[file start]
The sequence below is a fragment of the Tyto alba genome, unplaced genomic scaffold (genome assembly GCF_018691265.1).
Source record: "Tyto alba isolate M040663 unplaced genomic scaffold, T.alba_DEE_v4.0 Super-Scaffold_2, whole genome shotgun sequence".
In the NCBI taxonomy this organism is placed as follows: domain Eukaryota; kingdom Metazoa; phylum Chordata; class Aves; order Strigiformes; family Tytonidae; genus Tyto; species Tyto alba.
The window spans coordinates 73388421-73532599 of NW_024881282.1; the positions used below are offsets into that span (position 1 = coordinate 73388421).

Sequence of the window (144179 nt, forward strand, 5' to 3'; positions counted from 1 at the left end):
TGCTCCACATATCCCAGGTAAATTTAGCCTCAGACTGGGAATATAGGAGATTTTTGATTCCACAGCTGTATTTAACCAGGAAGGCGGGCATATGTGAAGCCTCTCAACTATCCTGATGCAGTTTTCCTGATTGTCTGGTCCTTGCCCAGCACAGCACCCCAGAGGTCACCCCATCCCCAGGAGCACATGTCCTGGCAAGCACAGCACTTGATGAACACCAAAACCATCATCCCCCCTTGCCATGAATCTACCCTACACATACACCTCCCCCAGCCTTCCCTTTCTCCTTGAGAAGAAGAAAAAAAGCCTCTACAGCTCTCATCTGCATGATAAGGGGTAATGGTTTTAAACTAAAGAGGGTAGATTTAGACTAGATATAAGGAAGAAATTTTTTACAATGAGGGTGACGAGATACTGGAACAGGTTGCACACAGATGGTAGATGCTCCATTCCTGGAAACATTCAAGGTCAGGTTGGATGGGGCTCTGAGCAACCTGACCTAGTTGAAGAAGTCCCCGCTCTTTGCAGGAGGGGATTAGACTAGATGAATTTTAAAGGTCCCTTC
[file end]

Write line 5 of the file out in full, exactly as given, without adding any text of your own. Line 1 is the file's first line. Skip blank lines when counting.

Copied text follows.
Sequence of the window (144179 nt, forward strand, 5' to 3'; positions counted from 1 at the left end):